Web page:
Travis Kalanick grovelled on the floor before Uber executives last February, according to a new in-depth report on the company co-founder’s fall.
Bloomberg Businessweek reports that the incident happened during a meeting in a San Francisco hotel where executives were hoping to prove to Kalanick that he was hurting the company. The colleagues presented surveys that showed respondents’ impression of Uber were more negative if they knew who Kalanick was. Then, during the meeting, one of the executives was alerted to the now-infamous video of Kalanick in the back of a Uber car berating driver Fawzi Kamel. “Some people don’t like to take responsibility for their own shit,” Kalanick shouted at Kamel in the video. “They blame everything in their life on somebody else.”
Kalanick and two other executives stepped away from the conference room to watch the video, which seems to have helped change Kalanick mind about whether or not he was a problem. As Bloomberg reports:
As the clip ended, the three stood in stunned silence. Kalanick seemed to understand that his behavior required some form of contrition. According to a person who was there, he literally got down on his hands and knees and began squirming on the floor. “This is bad,” he muttered. “I’m terrible.”
According to a report published last week by Recode, Kalanick met with Kamel about two days later in a luxury flat in San Francisco for what was supposed to be a brief apology. But that meeting devolved into another debate carrying over from the one captured in the video. Recode reports that Kalanick and others in the meeting suggesting buying two cars Kamel used for Uber’s business, because the initial argument stemmed from Kamel’s insistence that he had lost money on the investment after Uber lowered fares. “I lost $97,000 because of you,” Kamel told Kalanick in the filmed argument. “I’m bankrupt because of you. You keep changing every day. You keep changing every day.” After the meeting, the company’s chief lawyer swiftly informed Kalanick that the money would have to come out of his pocket, not Uber’s, Recode reports.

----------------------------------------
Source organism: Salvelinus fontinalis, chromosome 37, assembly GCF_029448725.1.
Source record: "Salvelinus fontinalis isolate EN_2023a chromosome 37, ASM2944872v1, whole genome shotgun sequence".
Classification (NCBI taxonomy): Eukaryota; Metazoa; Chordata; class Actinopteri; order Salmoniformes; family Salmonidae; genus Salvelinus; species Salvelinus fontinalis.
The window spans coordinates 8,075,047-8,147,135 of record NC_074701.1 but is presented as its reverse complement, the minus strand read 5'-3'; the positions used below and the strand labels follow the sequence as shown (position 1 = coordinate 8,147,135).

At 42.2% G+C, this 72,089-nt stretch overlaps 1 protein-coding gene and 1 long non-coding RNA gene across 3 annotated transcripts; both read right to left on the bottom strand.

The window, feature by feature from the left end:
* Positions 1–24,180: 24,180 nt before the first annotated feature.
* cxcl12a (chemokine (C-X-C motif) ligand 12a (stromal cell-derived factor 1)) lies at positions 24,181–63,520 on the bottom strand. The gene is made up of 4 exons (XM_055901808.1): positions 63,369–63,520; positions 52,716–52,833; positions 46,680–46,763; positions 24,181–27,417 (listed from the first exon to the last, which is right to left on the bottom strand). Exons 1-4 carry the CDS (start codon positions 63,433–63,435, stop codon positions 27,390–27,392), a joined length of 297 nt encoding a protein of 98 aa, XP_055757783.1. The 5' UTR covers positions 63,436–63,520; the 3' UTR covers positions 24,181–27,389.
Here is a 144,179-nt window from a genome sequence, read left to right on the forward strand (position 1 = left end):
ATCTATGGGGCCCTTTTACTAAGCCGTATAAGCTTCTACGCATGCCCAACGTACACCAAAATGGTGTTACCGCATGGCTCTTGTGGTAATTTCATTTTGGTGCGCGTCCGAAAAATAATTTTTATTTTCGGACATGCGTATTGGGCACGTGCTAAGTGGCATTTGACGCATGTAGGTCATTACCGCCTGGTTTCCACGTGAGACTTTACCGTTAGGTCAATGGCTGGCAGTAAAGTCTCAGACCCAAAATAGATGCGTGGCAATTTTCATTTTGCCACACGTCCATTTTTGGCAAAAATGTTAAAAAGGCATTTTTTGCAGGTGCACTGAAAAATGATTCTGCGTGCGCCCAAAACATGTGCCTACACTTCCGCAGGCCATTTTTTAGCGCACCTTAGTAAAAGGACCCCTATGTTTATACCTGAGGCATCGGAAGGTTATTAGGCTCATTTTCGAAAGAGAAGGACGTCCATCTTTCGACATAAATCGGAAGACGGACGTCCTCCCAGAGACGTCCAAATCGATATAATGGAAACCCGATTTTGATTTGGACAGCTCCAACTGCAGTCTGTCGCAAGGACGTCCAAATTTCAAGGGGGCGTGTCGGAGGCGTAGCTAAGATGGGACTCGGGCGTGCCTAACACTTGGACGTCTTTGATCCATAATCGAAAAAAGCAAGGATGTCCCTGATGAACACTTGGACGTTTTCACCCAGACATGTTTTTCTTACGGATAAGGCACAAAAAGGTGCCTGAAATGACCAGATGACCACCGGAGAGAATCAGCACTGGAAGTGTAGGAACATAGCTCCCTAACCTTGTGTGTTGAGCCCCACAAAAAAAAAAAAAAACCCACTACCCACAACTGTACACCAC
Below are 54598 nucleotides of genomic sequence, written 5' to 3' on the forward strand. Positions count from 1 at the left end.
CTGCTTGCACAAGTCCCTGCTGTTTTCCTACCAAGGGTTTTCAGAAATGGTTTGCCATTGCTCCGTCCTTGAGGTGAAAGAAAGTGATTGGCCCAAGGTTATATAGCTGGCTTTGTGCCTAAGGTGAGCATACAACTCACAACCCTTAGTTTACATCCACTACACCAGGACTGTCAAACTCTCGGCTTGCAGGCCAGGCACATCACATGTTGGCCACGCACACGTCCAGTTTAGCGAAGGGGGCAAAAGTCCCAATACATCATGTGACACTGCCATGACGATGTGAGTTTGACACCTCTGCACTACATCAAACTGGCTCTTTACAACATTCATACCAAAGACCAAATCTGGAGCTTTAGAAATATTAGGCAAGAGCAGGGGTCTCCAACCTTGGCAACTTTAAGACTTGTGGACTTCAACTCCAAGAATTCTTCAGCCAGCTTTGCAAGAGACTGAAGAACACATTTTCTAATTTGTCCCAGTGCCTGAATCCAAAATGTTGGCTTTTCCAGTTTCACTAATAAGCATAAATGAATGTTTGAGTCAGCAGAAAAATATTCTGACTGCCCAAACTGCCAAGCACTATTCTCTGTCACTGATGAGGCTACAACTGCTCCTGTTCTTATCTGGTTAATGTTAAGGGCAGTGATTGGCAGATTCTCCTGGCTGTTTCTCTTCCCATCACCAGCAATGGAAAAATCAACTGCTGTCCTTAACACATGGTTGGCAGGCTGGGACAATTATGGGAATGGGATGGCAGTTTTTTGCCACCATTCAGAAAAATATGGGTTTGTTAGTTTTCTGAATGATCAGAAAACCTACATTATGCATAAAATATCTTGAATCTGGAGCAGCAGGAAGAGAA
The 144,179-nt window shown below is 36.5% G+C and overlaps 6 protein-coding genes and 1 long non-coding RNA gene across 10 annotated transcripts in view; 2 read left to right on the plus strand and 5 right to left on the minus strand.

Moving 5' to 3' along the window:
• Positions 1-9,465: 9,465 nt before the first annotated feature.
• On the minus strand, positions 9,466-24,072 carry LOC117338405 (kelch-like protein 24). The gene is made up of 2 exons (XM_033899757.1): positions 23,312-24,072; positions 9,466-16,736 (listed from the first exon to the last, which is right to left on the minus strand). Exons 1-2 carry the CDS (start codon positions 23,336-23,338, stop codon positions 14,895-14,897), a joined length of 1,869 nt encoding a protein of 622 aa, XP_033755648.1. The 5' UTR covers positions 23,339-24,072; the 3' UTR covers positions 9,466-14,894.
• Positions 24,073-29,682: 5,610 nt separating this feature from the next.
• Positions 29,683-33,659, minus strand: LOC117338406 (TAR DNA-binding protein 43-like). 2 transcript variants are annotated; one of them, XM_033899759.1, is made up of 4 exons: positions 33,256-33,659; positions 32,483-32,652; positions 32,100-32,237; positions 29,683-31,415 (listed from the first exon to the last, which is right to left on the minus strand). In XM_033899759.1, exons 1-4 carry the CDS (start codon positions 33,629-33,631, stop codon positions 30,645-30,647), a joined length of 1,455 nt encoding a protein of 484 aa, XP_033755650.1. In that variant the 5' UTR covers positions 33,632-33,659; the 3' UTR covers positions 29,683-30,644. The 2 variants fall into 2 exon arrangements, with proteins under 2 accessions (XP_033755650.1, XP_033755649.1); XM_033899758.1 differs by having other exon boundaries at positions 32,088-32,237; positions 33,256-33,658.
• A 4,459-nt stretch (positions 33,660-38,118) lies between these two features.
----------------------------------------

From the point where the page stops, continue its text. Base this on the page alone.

Citing an unnamed source, the report asserts that Kalanick did, in fact, agree to pay Kamel $200,000 (£144,000) of his own money. Kalanick reportedly also suggested giving Kamel stock in Uber. The decision is said to have greatly concerned then-general manager Wayne Ting, who was present for the meeting and feared this would set a disturbing precedent, leading to compensation for other disgruntled drivers, Bloomberg reports.
Uber did not immediately respond to a request for comment on the claims that Kalanick paid Kamel money and grovelled in front of executives while calling himself “terrible.”
The article sheds light on other disturbing blunders and mishandlings by Uber over the past year, including an episode where Kalanick, while on company leave, reportedly demanded security personnel read an Uber employee’s emails to determine whether the worker had leaked a story.
It seems that acts of meddling like this were what eventually led the executive team to write a letter to the Uber board, clearly aimed at Kalanick, to stay clear of employees and daily company matters. These days, according to Bloomberg, he’s “getting very good” at the addictive smartphone game 2048. [Bloomberg Businessweek, Recode]